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JohnKoerner
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« Reply #64 on: November 02, 2010, 08:33:26 PM »
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I don't have the 17 TSE, I do have the Nikon 14-24, the bulbous front element is not a problem but the lens is heavy and can't use filters so I use it mostly for night landscapes (it's F2.Cool and I use the 17-40L at daytime.
On a crop body I'm not sure if the 17TSE is a good investment if you compare the IQ with the Tokina 11-16.

Where is a comparison of the two?

But it's also about lack of distortion plus image quality, color rendition, etc. ...

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AJSJones
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« Reply #65 on: November 03, 2010, 12:24:45 AM »
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Because I tend only to use one "dot" ... usually with macro (not landscape) ... and place it on the eye of the subject (wherever it may be, compositionally). With AF on, it may or may not beep ... but if I slowly MF it will "beep" when it's there.

I don't think that (waiting for the beep as you MF) will achieve any better focus than using AF will - it will beep when the same conditions are met, and the beep will come from the same AF sensor if that's the one you have set.  Live View at 5x or 10x will be better than AF in situations where you have time (and support) to use it, because you are seeing the image and not relying on any AF system and its limitations.
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tokengirl
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« Reply #66 on: November 03, 2010, 12:36:30 AM »
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Thank you for your comments.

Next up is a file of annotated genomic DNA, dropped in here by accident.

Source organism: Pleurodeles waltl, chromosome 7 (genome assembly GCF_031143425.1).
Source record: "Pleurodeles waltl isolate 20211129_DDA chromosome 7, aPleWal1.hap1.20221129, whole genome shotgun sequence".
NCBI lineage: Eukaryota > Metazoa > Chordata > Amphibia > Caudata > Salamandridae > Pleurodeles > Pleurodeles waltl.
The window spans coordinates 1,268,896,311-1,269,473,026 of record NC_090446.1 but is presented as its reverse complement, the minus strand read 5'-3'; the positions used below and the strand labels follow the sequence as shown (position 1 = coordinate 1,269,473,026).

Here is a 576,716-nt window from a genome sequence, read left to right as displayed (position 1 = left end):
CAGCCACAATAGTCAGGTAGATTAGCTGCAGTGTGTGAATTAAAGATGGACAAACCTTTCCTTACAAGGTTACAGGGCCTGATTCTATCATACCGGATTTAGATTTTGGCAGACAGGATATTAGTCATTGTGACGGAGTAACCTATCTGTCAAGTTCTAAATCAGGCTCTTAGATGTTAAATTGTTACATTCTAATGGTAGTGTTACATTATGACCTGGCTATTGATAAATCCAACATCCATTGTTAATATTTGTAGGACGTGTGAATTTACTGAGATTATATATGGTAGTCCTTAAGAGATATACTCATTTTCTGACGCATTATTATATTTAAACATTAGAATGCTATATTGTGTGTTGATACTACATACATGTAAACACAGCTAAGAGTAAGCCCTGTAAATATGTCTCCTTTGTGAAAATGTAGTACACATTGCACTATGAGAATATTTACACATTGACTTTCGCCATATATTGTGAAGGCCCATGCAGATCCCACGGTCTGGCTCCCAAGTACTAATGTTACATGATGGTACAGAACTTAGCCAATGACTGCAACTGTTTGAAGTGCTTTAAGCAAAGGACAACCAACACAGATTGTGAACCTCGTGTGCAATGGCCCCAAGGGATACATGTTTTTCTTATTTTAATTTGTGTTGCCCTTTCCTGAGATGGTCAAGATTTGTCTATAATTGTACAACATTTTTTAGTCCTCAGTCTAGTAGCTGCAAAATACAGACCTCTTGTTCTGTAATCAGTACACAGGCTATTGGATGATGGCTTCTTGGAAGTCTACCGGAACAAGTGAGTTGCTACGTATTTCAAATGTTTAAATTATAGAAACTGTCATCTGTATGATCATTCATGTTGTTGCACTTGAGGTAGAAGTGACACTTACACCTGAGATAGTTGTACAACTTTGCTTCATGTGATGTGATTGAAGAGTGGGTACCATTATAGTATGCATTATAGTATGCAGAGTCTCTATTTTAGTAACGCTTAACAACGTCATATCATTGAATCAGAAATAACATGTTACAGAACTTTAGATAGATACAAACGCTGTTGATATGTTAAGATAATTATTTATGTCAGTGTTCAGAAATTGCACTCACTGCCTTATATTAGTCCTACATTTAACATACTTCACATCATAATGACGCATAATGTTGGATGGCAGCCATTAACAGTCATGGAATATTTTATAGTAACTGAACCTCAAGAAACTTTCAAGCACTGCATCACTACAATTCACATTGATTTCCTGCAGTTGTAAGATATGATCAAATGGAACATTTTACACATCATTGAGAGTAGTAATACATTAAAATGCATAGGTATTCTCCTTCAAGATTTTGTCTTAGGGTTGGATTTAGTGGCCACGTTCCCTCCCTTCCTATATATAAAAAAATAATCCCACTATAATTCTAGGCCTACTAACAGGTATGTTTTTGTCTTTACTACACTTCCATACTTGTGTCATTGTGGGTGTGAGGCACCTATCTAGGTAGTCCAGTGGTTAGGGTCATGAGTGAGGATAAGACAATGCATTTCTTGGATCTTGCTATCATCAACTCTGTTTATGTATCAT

Out of curiosity, what made you choose the 24 II over the 17?

I didn't choose one over the other, I have them both.  While they are both fantastic lenses, the 24 II is, well, more fantastic for me as it's the focal length that suits me better.

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JohnKoerner
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« Reply #67 on: November 03, 2010, 08:37:44 AM »
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I didn't choose one over the other, I have them both.

I realize that.

However, you had previously said, "If I had to give up all my lenses and only keep one, the 24mm TS-E II would be the one," and so I asked you why you chose the 24 over the 17 as "the only one."

I was wondering if there were a performance difference between the two.




While they are both fantastic lenses, the 24 II is, well, more fantastic for me as it's the focal length that suits me better.

I see. Yet, for me, the focal length of the 17 is going to pan-out to be ~27mm.

Thanks again for your input,

Jack




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stever
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« Reply #68 on: November 03, 2010, 08:44:30 AM »